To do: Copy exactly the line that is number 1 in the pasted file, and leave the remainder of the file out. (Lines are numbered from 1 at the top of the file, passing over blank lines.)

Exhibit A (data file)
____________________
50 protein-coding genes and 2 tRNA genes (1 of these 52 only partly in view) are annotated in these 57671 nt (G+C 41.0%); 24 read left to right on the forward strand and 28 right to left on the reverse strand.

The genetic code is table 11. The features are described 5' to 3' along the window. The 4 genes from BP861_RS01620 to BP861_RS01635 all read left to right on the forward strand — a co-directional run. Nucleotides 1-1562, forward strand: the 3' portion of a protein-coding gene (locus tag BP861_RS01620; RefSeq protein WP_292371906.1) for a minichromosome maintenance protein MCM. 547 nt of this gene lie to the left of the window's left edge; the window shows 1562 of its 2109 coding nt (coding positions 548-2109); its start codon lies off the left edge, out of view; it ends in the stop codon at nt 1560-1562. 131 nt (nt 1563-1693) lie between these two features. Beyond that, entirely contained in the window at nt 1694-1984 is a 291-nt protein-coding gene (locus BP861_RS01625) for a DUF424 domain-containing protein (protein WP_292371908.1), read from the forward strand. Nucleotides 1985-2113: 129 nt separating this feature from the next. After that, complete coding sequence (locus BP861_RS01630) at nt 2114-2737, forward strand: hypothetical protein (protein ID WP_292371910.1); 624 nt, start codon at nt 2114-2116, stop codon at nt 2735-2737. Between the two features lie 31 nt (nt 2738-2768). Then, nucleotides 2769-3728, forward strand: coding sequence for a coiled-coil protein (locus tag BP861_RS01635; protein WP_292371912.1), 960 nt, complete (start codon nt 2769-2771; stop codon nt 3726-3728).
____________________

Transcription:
50 protein-coding genes and 2 tRNA genes (1 of these 52 only partly in view) are annotated in these 57671 nt (G+C 41.0%); 24 read left to right on the forward strand and 28 right to left on the reverse strand.